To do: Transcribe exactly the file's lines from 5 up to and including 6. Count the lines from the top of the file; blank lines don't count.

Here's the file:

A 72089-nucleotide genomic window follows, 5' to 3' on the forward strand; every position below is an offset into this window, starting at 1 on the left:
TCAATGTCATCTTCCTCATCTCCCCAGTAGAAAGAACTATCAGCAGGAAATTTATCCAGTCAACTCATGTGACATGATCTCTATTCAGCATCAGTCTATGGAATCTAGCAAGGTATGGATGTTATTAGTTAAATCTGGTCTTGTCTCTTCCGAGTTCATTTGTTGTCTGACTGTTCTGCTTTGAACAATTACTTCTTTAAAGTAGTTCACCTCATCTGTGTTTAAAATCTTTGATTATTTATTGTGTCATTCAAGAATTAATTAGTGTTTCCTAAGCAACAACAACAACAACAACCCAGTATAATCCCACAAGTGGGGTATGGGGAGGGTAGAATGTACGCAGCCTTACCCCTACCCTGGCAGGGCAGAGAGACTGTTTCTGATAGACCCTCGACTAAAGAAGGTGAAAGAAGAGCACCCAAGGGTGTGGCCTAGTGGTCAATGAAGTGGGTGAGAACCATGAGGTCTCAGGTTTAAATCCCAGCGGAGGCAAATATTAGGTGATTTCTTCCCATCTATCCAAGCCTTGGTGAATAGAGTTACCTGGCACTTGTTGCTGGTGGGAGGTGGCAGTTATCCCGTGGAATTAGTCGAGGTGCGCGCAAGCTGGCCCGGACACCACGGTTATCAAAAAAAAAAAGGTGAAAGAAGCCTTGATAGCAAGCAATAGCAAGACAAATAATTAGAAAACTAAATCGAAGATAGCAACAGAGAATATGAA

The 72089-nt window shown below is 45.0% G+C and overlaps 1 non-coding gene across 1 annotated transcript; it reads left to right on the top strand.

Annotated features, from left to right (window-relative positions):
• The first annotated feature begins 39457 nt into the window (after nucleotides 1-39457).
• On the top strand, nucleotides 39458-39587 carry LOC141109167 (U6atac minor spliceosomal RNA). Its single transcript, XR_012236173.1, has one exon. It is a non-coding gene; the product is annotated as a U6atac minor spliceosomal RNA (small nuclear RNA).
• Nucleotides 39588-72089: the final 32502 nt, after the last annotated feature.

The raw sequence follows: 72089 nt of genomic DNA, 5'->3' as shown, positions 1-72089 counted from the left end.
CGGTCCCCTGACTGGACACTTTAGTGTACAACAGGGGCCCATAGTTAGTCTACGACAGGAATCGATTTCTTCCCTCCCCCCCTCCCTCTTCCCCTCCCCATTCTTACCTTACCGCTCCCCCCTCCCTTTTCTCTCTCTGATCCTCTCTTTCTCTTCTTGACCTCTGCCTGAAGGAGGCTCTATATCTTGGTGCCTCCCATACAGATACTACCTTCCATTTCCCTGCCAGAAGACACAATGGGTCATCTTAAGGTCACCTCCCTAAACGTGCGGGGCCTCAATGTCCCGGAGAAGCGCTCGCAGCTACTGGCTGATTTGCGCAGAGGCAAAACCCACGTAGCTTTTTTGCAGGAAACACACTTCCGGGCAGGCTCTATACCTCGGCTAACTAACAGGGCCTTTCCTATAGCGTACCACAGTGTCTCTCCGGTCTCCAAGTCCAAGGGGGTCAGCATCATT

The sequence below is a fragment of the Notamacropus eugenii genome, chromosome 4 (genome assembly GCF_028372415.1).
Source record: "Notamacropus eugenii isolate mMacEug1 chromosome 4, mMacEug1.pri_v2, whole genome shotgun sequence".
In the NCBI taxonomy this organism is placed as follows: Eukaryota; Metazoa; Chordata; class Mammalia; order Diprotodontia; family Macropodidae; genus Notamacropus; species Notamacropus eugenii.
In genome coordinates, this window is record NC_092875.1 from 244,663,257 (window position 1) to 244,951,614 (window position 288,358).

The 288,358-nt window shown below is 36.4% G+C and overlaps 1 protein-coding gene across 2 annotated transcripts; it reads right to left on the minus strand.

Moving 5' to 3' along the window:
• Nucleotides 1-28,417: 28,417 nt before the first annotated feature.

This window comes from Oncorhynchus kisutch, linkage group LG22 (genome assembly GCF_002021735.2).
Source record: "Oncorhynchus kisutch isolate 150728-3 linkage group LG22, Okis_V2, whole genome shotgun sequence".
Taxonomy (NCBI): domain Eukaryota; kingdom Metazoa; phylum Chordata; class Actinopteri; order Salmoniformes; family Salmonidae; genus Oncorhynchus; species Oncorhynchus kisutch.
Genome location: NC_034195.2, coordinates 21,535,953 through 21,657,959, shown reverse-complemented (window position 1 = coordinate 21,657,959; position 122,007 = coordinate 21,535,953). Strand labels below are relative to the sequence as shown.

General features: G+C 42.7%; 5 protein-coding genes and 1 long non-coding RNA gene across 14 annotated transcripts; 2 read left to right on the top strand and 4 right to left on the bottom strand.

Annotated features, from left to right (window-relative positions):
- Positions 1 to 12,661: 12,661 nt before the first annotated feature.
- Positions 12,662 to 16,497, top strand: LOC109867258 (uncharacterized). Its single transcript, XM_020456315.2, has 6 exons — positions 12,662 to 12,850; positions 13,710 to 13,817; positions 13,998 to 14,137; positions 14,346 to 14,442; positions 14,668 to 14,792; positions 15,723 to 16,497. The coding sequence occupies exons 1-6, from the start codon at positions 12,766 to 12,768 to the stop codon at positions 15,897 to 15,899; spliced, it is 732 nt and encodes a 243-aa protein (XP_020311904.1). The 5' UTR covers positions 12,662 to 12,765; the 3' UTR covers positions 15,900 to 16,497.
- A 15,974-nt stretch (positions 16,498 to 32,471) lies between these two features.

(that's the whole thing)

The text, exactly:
• The first annotated feature begins 39457 nt into the window (after nucleotides 1-39457).
• On the top strand, nucleotides 39458-39587 carry LOC141109167 (U6atac minor spliceosomal RNA). Its single transcript, XR_012236173.1, has one exon. It is a non-coding gene; the product is annotated as a U6atac minor spliceosomal RNA (small nuclear RNA).